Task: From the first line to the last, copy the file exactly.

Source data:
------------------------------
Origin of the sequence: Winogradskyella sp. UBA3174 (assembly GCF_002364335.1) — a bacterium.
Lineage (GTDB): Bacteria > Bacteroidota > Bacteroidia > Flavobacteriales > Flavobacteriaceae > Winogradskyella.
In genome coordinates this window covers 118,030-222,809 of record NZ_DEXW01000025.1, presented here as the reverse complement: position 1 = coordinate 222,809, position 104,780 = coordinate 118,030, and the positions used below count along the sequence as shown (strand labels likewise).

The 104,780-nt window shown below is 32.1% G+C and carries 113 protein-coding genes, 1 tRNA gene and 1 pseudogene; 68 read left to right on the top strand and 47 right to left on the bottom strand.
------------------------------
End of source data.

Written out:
Origin of the sequence: Winogradskyella sp. UBA3174 (assembly GCF_002364335.1) — a bacterium.
Lineage (GTDB): Bacteria > Bacteroidota > Bacteroidia > Flavobacteriales > Flavobacteriaceae > Winogradskyella.
In genome coordinates this window covers 118,030-222,809 of record NZ_DEXW01000025.1, presented here as the reverse complement: position 1 = coordinate 222,809, position 104,780 = coordinate 118,030, and the positions used below count along the sequence as shown (strand labels likewise).

The 104,780-nt window shown below is 32.1% G+C and carries 113 protein-coding genes, 1 tRNA gene and 1 pseudogene; 68 read left to right on the top strand and 47 right to left on the bottom strand.